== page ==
English Folk Songs from the Southern Appalachians

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F
Sung by Mrs. Moore, Rabun Co., Ga., May 2, 1909. (Tune not noted.)
i There was a young doctor, from London he came, He courted a damsel called Sarah by name. Her wealth it was more than the king could possess; Her beauty it was more than her wealth at the best.
2   O Sarah, O Sarah, O Sarah, said he, I am truly sorry that we can't agree, But if your heart don't turn unto love,
I fear that your beauty my ruin will prove.
3   O no, I don't hate you, and no other man, But to say that I like you is more than I can. So now you may stop with all your discourse, For I never 'low to have you unless I am forced.
4   After twenty-eight weeks had done gone and passed, The beautiful damsel she fell sick at last.
She sent for the young man she once did deny, For to come and see her before she did die.
5   Am I the young man that you sent for here ? Or am I the young man that you loved so dear ? You're the only young doctor can kill or can cure, And without your assistance I'm ruined, I'm sure.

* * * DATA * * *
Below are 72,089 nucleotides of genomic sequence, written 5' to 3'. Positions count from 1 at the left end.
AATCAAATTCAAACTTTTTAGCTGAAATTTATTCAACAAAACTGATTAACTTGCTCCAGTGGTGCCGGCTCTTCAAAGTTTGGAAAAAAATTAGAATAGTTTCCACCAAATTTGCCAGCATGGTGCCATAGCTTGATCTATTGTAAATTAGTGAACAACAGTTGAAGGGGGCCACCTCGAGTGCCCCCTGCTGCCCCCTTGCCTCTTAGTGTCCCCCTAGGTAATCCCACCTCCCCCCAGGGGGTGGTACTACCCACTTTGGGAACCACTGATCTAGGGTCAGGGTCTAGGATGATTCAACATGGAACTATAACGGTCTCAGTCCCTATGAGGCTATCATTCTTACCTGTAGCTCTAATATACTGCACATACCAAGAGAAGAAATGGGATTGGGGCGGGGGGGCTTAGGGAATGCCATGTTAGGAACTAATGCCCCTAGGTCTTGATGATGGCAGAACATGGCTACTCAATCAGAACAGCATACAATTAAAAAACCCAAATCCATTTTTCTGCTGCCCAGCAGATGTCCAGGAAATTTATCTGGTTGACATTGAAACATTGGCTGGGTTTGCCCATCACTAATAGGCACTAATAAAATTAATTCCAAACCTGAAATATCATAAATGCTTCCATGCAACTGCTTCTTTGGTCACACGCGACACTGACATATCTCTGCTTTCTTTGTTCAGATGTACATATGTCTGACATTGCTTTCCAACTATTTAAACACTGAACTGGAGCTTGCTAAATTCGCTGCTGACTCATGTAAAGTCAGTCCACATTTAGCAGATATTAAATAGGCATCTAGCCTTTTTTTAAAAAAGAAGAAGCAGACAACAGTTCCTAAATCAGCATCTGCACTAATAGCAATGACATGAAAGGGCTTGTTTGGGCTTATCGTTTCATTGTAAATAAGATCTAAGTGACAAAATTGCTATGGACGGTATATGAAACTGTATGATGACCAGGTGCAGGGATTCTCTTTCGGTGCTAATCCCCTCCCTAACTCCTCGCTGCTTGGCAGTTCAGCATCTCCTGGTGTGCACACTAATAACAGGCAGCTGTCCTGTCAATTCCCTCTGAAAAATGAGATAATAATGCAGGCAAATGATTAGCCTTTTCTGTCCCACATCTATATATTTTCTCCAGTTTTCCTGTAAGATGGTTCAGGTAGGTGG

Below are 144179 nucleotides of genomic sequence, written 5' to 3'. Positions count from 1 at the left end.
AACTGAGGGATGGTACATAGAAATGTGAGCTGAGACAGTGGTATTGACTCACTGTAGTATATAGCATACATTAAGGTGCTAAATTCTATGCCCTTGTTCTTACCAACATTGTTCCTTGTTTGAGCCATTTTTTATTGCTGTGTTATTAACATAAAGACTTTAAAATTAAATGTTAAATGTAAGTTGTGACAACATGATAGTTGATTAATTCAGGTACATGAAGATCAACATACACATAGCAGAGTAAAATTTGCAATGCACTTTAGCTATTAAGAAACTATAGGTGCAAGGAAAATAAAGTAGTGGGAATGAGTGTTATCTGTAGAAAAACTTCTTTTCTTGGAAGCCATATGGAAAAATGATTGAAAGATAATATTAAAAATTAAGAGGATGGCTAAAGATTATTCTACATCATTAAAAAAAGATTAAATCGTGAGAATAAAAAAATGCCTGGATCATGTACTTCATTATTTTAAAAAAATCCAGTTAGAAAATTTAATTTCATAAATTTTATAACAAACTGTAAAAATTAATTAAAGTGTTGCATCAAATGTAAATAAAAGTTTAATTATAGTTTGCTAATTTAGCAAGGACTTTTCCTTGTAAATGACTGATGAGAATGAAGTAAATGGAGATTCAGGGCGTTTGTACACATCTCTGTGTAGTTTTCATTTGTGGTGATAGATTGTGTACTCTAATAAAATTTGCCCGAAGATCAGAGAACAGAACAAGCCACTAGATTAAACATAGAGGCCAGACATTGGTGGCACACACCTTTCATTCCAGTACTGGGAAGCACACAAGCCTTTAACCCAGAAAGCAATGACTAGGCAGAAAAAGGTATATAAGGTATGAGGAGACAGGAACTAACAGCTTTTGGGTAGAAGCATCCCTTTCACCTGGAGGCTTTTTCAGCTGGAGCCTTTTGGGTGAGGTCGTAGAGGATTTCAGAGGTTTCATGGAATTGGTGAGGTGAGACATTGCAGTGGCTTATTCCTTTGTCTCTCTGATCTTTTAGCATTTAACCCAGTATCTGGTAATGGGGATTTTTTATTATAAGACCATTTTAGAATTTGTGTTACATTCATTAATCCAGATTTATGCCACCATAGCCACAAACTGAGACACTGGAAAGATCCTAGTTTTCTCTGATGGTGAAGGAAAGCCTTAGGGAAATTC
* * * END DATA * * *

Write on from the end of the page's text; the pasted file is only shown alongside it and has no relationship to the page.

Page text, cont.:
6  O Sarah, O Sarah, O Sarah, said he, Don't you remember you once slighted me ?
You slighted, deviled me, you slighted me with scorn, And now I'll reward you for things past and gone.
7   Forget and forgive, O lover, said she,
And grant me some longer a time for to live.
O no, I won't, Sarah, enduring your breath,
But I'll dance on your grave when you lay in cold death.
8   Gold rings off her finger ends she pulled three,
Saying : Take these and wear them when you dance on me. Ten thousand times over my folly I see.
9   Now pretty Sarah is dead, as we all may suppose. To some other rich lady willed all her fine clothes. At last she made her bed in the wet. and cold clay; Her red, rosy cheeks is moulderin' away.
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E-Book - An Annotated Compendium of Old Time American Songs by James Alverson III